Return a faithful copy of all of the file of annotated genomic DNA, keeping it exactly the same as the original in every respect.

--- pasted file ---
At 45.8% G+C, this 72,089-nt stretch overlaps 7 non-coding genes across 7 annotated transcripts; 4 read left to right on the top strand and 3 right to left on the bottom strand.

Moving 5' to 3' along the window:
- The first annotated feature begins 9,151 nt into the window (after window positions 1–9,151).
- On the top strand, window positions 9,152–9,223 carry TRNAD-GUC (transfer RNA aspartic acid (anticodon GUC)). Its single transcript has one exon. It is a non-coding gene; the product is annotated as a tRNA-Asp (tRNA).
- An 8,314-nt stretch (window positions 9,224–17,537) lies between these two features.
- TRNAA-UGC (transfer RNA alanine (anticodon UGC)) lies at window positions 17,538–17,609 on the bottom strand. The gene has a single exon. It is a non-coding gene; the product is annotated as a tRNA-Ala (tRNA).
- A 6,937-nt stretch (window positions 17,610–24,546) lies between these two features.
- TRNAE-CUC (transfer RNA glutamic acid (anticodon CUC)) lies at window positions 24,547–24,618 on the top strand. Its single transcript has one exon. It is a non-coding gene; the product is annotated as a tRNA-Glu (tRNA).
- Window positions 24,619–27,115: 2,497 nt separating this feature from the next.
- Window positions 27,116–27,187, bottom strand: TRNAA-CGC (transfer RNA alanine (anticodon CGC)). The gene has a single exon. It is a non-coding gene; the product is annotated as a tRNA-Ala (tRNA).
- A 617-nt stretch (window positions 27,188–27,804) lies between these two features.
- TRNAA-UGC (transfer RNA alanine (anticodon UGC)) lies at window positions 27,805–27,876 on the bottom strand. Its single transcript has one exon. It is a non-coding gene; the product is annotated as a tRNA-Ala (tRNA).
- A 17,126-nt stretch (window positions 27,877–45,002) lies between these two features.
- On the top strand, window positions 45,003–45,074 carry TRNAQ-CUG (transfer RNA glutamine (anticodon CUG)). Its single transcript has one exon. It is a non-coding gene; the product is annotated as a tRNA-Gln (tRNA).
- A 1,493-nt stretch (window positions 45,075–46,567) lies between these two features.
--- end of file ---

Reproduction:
At 45.8% G+C, this 72,089-nt stretch overlaps 7 non-coding genes across 7 annotated transcripts; 4 read left to right on the top strand and 3 right to left on the bottom strand.

Moving 5' to 3' along the window:
- The first annotated feature begins 9,151 nt into the window (after window positions 1–9,151).
- On the top strand, window positions 9,152–9,223 carry TRNAD-GUC (transfer RNA aspartic acid (anticodon GUC)). Its single transcript has one exon. It is a non-coding gene; the product is annotated as a tRNA-Asp (tRNA).
- An 8,314-nt stretch (window positions 9,224–17,537) lies between these two features.
- TRNAA-UGC (transfer RNA alanine (anticodon UGC)) lies at window positions 17,538–17,609 on the bottom strand. The gene has a single exon. It is a non-coding gene; the product is annotated as a tRNA-Ala (tRNA).
- A 6,937-nt stretch (window positions 17,610–24,546) lies between these two features.
- TRNAE-CUC (transfer RNA glutamic acid (anticodon CUC)) lies at window positions 24,547–24,618 on the top strand. Its single transcript has one exon. It is a non-coding gene; the product is annotated as a tRNA-Glu (tRNA).
- Window positions 24,619–27,115: 2,497 nt separating this feature from the next.
- Window positions 27,116–27,187, bottom strand: TRNAA-CGC (transfer RNA alanine (anticodon CGC)). The gene has a single exon. It is a non-coding gene; the product is annotated as a tRNA-Ala (tRNA).
- A 617-nt stretch (window positions 27,188–27,804) lies between these two features.
- TRNAA-UGC (transfer RNA alanine (anticodon UGC)) lies at window positions 27,805–27,876 on the bottom strand. Its single transcript has one exon. It is a non-coding gene; the product is annotated as a tRNA-Ala (tRNA).
- A 17,126-nt stretch (window positions 27,877–45,002) lies between these two features.
- On the top strand, window positions 45,003–45,074 carry TRNAQ-CUG (transfer RNA glutamine (anticodon CUG)). Its single transcript has one exon. It is a non-coding gene; the product is annotated as a tRNA-Gln (tRNA).
- A 1,493-nt stretch (window positions 45,075–46,567) lies between these two features.